Ten Minutes With: “Brooklyn Nine-Nine” Scribe Laura McCreary
BY: Marjorie Galas, Editor
Laura McCreary enjoys pushing boundaries. The writer broke her chops on award winning Disney animated and live action programs including “American Dragon: Jake Long”, “Kim Possible” and “Unfabulous.” Looking to explore a different creative path, McCreary joined Seth MacFarlane’s “American Dad” team, and immersed herself in a far edgier writing style.
“Disney watches their content closely and rightfully so. They are diligent about protecting their brand,” said McCreary. “‘American Dad’ is raunchy. We were encouraged to really push the envelope.”
Looking back on the years spent working with children’s programming, McCreary feels it was the perfect “writer’s boot camp.” Writers are required to break stories quickly in a fairly independent manner. “There’s much less punch up and refinement. The majority of the programs she worked on had small budgets and timelines, and she found what she wrote in a first draft was often animated.
“What you write ends up on screen,” said McCreary. “There’s much less punch up and refinement.”
After stretching her wings on “American Dad” and “Don’t Trust the B in Apartment 23” McCreary joined the writer’s room of “Brooklyn Nine-Nine.” She became part of a collaborative group of ten writers and creators/show runners Daniel J. Goor and Michael Schur who develop stories by dividing into two groups: those breaking story lines, and the other refining scripts. Series star Andy Samberg also frequents the room to pitch ideas and weigh in on storylines.
When a draft of the script is completed, it’s presented to the network for review. It’s then delivered to the set where the cast has a pass, adding jokes and playing with the dialogue. A writer observes the embellishments as well as the crew’s reaction to the script to ensure they haven’t lost hold of the story or humor. Appropriate modifications are then made to the final script.
McCreary has enjoyed building the relationships the officers have both in and outside of the office. The world of police work has provided limitless possibilities, both in creating ongoing stories as well as presenting finite cases and one-off characters used in a single episode. While the world of “Brooklyn Nine-Nine” has provided a great deal of freedom for the writers, they do work closely with technical advisors to ensure the series provides an accurate depiction of a detective’s work and behavior, from small points such as when someone is called “Sergeant” and when it’s appropriate to use first and last names to what happens on a stake out.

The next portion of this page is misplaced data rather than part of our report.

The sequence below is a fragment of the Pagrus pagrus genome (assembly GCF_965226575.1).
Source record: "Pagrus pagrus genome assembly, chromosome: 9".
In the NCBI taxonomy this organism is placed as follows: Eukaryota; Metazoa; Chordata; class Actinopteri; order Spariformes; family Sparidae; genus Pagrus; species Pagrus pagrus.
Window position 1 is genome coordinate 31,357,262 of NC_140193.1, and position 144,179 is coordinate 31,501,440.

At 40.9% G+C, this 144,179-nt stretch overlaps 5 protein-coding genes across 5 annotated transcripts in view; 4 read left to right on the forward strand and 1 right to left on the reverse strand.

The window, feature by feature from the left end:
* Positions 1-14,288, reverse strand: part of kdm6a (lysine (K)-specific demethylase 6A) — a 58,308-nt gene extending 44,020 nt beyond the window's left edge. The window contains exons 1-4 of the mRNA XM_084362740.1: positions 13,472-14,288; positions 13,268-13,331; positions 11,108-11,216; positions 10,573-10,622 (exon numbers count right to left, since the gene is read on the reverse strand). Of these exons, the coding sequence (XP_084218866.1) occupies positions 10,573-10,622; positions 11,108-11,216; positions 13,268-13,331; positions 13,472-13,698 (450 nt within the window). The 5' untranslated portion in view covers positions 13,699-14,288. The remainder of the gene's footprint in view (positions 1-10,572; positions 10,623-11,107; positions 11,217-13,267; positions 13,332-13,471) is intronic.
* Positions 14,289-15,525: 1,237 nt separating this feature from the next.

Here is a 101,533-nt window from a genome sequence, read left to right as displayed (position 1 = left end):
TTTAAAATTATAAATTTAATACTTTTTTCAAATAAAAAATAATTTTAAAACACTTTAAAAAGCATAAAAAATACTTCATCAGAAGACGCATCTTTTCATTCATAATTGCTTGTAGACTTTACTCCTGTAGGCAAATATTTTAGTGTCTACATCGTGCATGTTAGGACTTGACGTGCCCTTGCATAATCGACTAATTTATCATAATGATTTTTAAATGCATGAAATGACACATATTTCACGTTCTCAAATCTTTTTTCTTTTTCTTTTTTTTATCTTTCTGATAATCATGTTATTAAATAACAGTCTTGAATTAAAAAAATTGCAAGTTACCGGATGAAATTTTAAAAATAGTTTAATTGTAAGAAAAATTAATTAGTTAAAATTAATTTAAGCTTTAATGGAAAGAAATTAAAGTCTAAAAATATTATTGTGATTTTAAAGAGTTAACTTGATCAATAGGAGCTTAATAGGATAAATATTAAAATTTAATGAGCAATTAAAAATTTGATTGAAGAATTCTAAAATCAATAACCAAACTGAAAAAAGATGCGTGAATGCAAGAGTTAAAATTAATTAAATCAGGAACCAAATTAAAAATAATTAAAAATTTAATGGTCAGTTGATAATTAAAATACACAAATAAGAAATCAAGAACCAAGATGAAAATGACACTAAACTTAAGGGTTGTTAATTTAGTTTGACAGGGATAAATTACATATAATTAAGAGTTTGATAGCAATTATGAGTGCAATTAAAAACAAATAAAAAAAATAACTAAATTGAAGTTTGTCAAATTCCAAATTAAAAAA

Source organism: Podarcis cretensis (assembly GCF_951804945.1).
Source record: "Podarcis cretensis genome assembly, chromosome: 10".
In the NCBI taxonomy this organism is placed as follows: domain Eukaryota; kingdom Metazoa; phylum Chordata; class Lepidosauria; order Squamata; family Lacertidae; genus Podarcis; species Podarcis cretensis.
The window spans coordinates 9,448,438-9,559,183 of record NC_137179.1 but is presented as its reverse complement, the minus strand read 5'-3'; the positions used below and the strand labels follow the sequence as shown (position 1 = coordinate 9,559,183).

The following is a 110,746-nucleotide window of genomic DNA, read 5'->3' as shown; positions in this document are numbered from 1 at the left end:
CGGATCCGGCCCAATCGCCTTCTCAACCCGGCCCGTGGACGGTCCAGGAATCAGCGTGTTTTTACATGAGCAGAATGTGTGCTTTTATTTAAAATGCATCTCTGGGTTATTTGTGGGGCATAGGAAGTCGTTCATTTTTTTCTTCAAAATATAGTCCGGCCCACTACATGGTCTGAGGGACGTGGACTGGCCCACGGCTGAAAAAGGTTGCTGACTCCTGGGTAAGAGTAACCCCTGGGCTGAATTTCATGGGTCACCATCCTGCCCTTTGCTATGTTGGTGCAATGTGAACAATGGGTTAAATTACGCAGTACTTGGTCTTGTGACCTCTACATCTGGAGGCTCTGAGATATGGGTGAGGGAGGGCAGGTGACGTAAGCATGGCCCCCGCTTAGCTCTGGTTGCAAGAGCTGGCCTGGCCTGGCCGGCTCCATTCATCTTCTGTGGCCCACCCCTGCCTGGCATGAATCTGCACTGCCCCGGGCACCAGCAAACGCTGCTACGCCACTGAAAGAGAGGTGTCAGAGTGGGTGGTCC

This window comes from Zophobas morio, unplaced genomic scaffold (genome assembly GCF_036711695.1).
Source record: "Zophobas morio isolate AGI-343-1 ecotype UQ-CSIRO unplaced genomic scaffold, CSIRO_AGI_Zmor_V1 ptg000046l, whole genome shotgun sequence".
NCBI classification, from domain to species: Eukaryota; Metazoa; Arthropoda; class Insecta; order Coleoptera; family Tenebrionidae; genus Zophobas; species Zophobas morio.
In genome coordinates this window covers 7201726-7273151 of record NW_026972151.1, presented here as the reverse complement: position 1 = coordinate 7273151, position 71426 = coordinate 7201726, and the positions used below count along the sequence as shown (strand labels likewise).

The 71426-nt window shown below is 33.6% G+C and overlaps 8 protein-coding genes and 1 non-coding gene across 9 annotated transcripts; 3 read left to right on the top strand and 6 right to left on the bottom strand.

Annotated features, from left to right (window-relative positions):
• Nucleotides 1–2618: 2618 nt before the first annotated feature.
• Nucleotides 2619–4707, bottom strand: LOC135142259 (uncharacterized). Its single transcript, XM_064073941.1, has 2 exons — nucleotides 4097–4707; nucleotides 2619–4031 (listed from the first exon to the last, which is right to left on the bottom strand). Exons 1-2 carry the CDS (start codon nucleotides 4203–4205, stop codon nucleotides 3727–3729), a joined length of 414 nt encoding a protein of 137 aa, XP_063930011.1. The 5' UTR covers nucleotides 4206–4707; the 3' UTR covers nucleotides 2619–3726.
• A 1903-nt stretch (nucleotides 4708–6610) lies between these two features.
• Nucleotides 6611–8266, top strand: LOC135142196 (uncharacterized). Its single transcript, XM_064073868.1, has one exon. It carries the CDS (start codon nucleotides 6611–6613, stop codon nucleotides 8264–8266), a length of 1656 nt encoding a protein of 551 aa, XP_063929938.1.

“They are on set providing story points involving procedure, but I’ve also learned the history of what it is like to be a detective,” said McCreary. “It was great to hear the politics behind their work. Comradely is essential – everyone has to be close to their fellow officers.”
While McCreary was the “fish out of water” who hadn’t worked with any of the other writers on “Brooklyn Nine-Nine” previously, she’s enjoyed the collaborations and process of putting together each episode. As she returns to prepare season two of the series, she’s looking forward to the complexities of the storytelling the show provides.
“Some of the cases have had fun set pieces, like the rail yards, but our budget doesn’t allow for this all the time. Some episodes are smaller with greater emphasis on the acting and we get to be focused on really exploring the characters,” said McCreary. “The cases are fun, and filled with serious moments where we find the full humanity of these people. It’s fun, tense storytelling. It’s really unique and I love it.”
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